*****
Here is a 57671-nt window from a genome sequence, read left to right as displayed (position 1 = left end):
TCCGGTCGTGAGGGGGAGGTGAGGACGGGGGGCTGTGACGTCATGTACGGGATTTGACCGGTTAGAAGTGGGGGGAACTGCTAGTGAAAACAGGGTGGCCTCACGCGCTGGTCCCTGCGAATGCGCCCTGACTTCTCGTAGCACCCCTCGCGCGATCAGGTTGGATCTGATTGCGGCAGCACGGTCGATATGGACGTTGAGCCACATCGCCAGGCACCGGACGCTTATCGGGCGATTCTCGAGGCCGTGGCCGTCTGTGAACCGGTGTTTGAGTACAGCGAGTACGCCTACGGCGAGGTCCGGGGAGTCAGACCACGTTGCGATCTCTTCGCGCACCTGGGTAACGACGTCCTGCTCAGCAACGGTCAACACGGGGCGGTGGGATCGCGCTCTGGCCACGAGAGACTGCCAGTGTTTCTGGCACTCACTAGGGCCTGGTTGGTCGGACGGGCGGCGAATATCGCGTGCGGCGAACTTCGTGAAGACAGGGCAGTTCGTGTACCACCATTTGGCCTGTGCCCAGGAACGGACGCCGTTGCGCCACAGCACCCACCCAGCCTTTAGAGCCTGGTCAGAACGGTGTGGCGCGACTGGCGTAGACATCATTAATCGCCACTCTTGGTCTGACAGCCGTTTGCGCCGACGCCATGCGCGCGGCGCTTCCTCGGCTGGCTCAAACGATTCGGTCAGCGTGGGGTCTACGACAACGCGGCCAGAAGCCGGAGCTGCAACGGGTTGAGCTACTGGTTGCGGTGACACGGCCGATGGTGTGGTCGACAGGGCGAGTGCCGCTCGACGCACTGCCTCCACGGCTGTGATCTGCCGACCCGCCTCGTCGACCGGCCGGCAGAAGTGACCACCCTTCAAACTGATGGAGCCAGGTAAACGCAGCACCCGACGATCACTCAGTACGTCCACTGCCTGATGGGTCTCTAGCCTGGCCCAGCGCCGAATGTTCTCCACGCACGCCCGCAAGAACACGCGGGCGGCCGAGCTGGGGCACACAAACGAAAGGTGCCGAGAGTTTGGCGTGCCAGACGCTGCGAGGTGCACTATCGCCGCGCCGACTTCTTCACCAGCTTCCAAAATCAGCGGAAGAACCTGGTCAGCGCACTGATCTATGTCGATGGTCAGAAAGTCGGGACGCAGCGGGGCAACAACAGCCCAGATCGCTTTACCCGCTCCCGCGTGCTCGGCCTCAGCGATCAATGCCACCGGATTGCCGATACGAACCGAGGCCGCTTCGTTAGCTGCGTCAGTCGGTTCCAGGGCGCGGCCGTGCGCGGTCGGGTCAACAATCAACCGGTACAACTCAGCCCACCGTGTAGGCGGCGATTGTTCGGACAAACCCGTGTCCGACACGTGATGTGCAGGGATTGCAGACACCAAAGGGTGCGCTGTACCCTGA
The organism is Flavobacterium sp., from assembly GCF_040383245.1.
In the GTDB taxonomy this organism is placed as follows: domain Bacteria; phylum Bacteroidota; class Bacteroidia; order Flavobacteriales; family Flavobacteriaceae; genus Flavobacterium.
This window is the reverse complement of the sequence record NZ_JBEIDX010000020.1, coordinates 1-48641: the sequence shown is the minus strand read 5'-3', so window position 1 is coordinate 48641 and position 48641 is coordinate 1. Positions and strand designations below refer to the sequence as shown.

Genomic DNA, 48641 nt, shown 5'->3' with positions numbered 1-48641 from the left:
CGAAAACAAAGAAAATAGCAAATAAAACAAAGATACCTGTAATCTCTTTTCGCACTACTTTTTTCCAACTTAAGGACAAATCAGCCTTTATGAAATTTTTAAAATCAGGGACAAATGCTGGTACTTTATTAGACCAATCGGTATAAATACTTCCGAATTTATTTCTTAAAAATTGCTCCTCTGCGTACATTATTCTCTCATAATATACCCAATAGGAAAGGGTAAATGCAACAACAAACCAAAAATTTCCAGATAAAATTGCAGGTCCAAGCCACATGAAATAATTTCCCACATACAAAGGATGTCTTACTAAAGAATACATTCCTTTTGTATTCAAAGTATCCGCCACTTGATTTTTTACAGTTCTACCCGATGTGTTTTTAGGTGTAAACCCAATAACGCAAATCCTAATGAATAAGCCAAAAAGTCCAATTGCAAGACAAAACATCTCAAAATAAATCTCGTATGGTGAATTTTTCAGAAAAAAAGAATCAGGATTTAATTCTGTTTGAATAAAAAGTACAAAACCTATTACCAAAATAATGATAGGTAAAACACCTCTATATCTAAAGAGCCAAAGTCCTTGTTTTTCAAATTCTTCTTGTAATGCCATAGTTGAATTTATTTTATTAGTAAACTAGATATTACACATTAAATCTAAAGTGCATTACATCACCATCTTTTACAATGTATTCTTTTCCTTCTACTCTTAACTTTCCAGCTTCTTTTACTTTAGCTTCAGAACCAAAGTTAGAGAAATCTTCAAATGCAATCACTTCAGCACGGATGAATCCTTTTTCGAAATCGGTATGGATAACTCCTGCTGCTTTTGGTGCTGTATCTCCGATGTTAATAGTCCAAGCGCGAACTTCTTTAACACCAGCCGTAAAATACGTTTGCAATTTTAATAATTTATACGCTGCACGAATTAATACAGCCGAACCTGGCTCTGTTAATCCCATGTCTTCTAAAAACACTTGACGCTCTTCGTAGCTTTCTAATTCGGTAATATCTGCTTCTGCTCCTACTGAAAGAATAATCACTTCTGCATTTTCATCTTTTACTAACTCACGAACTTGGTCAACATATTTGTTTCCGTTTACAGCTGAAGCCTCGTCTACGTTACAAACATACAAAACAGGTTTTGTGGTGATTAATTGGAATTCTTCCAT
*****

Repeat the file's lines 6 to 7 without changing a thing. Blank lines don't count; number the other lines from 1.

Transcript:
Genomic DNA, 48641 nt, shown 5'->3' with positions numbered 1-48641 from the left:
CGAAAACAAAGAAAATAGCAAATAAAACAAAGATACCTGTAATCTCTTTTCGCACTACTTTTTTCCAACTTAAGGACAAATCAGCCTTTATGAAATTTTTAAAATCAGGGACAAATGCTGGTACTTTATTAGACCAATCGGTATAAATACTTCCGAATTTATTTCTTAAAAATTGCTCCTCTGCGTACATTATTCTCTCATAATATACCCAATAGGAAAGGGTAAATGCAACAACAAACCAAAAATTTCCAGATAAAATTGCAGGTCCAAGCCACATGAAATAATTTCCCACATACAAAGGATGTCTTACTAAAGAATACATTCCTTTTGTATTCAAAGTATCCGCCACTTGATTTTTTACAGTTCTACCCGATGTGTTTTTAGGTGTAAACCCAATAACGCAAATCCTAATGAATAAGCCAAAAAGTCCAATTGCAAGACAAAACATCTCAAAATAAATCTCGTATGGTGAATTTTTCAGAAAAAAAGAATCAGGATTTAATTCTGTTTGAATAAAAAGTACAAAACCTATTACCAAAATAATGATAGGTAAAACACCTCTATATCTAAAGAGCCAAAGTCCTTGTTTTTCAAATTCTTCTTGTAATGCCATAGTTGAATTTATTTTATTAGTAAACTAGATATTACACATTAAATCTAAAGTGCATTACATCACCATCTTTTACAATGTATTCTTTTCCTTCTACTCTTAACTTTCCAGCTTCTTTTACTTTAGCTTCAGAACCAAAGTTAGAGAAATCTTCAAATGCAATCACTTCAGCACGGATGAATCCTTTTTCGAAATCGGTATGGATAACTCCTGCTGCTTTTGGTGCTGTATCTCCGATGTTAATAGTCCAAGCGCGAACTTCTTTAACACCAGCCGTAAAATACGTTTGCAATTTTAATAATTTATACGCTGCACGAATTAATACAGCCGAACCTGGCTCTGTTAATCCCATGTCTTCTAAAAACACTTGACGCTCTTCGTAGCTTTCTAATTCGGTAATATCTGCTTCTGCTCCTACTGAAAGAATAATCACTTCTGCATTTTCATCTTTTACTAACTCACGAACTTGGTCAACATATTTGTTTCCGTTTACAGCTGAAGCCTCGTCTACGTTACAAACATACAAAACAGGTTTTGTGGTGATTAATTGGAATTCTTCCAT